Updated: Jul 20
It’s hard getting sick when you’re single.
I mean, it’s hard getting sick period.
But in my adult life, I’ve never felt more vulnerable and fragile - more helpless and alone - than I have in those moments when my cough’s lasted for more than a few days.
When my runny nose has kept running.
When my temperature’s spiked and persisted.
When I’ve found myself by myself, alone and unwell in a one bedroom apartment.
(Sadly, it seems like many might come to know that feeling in the very near future.)
The thing is, whenever my body would surrender to sickness, precious friends would refuse to let me suffer in isolation.
Many would call.
Others would cook.
One saint in particular would leave food on my welcome mat.
It was precious.
I’d hear a friendly knock, we’d chat for a bit - my front door shut between us - and then I’d retrieve her care package as she made her way home.
Call us crazy.
Call us pioneers of “social distancing”.
It was simply our rhythm.
And every delivery of potato soup or brownies or Gatorade was sacred, an act of solidarity and care, a sign that no one ever needs to be alone, a reminder that selfless love is a very real and very good thing.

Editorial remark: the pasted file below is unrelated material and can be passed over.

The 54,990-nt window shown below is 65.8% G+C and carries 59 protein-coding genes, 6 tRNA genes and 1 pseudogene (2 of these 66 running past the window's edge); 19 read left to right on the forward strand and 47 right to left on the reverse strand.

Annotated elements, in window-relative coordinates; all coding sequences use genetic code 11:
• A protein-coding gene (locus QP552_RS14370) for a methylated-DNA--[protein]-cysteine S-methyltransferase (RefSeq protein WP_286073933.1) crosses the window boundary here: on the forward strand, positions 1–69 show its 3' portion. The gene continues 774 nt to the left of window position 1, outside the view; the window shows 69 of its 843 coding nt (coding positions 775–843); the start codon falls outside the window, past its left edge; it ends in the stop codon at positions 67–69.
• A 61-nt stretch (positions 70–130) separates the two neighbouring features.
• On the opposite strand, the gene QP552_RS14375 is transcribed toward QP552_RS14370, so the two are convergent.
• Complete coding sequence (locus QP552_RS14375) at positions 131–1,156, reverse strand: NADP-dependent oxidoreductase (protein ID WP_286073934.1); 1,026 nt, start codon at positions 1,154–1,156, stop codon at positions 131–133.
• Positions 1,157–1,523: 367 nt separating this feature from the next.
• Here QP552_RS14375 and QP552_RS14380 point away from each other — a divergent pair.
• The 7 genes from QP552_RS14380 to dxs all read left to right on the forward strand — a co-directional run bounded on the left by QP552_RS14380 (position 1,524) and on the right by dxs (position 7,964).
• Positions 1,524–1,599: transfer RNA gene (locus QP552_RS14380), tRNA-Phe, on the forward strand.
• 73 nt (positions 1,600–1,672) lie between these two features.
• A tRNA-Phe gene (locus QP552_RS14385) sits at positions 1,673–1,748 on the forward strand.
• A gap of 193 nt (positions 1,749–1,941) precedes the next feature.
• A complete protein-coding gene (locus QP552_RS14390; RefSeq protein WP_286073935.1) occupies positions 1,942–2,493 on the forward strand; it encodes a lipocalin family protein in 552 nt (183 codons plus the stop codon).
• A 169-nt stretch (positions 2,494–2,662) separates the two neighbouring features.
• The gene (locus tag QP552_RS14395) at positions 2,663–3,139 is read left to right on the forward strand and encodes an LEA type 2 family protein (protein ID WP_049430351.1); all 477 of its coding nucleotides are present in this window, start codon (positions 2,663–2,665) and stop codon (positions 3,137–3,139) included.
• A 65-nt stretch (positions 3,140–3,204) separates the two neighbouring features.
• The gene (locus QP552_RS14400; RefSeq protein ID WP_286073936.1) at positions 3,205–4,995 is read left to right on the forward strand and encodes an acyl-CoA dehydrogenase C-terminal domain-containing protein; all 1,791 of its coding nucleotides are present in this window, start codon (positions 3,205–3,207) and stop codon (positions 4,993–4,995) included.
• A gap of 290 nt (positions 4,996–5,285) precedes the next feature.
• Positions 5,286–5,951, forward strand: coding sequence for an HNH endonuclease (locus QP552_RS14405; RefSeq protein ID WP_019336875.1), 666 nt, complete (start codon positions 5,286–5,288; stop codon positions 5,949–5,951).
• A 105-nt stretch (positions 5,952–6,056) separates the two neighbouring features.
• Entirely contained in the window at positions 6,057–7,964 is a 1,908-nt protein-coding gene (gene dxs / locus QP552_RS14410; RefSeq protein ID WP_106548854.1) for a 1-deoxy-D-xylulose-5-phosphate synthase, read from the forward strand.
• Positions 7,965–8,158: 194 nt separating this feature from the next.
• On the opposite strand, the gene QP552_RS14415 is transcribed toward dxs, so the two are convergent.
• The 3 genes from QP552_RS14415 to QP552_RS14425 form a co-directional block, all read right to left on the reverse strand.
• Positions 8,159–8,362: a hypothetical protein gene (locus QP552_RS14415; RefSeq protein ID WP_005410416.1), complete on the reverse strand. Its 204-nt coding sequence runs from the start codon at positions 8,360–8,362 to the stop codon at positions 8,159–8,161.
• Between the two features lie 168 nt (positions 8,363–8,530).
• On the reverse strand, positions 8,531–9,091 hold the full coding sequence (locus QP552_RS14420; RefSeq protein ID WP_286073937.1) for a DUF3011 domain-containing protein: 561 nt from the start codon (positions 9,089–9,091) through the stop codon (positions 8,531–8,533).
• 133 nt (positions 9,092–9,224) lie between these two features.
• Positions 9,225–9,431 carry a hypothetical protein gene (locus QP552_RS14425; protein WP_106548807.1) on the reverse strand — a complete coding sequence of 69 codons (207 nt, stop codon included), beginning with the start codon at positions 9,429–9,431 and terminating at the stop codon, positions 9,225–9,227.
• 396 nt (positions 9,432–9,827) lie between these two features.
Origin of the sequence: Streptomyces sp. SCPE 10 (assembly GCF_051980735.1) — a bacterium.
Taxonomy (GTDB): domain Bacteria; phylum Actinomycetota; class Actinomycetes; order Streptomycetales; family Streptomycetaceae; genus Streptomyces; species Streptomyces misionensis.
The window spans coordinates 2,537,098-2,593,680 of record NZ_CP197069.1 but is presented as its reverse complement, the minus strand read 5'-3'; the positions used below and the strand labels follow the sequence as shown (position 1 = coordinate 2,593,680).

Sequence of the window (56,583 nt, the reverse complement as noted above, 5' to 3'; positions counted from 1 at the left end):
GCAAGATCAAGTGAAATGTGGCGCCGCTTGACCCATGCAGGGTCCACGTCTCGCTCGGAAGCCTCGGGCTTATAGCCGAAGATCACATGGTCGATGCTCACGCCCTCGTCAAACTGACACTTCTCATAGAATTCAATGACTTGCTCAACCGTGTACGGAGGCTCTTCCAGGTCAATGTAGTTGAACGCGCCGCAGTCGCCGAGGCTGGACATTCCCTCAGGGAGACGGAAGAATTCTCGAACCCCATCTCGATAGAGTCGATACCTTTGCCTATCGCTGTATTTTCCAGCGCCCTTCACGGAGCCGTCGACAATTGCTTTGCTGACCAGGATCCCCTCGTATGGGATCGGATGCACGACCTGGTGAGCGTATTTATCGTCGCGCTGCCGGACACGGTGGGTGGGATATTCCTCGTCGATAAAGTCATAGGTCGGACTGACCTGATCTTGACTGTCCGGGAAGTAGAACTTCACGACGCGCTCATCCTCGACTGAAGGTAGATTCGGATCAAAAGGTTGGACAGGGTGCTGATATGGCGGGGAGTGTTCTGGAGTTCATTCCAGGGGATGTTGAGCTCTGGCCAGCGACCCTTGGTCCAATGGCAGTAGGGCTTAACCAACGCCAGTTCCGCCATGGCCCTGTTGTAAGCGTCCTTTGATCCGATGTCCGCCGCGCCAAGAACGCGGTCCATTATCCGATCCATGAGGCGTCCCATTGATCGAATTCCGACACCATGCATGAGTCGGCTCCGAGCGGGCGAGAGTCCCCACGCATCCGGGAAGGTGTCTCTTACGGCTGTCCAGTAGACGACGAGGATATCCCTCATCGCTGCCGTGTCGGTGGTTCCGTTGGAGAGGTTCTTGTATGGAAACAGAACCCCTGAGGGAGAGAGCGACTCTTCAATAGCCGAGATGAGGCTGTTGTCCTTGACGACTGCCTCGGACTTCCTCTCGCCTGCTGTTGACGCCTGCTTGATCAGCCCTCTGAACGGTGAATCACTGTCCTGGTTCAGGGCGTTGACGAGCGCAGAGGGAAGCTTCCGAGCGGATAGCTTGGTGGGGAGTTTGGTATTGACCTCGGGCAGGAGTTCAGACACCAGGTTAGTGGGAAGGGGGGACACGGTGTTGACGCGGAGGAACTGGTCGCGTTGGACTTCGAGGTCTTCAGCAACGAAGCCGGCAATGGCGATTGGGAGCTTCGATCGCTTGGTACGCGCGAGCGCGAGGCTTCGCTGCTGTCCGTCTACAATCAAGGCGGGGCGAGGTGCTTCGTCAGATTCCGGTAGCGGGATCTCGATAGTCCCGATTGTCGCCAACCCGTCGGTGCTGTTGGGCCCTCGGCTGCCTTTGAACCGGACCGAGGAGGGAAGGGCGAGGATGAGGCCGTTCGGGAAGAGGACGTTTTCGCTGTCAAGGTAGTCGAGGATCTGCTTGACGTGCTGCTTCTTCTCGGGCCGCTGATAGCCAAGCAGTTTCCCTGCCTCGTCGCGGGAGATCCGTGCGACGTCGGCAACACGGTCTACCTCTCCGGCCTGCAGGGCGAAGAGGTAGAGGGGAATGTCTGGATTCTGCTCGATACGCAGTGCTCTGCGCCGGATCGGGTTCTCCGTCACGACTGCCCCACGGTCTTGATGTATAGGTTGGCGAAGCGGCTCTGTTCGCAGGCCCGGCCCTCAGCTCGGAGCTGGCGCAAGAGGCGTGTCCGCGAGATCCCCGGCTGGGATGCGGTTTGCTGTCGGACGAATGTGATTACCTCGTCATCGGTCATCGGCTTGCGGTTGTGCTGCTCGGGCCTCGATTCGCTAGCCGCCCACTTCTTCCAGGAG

I say all that to say this:
I have no idea what the next few weeks will hold.
Who does, really?
But I want to be like my friend.
I want to be thoughtful and brave, kind yet cautious, responsible and ready to do what’s right.
I want to make tough things easier.
I want to make scary things safer.
I want to make lonely people feel loved.
And sick people feel care.
And I know it’s possible - it will just require some creativity and courage.
But all the best things do.
So, thanks sweet friend (you know who you are) for showing me what it looks like to bring a little light to a dark spot.
I guess, now, we've all got the opportunity to follow your example.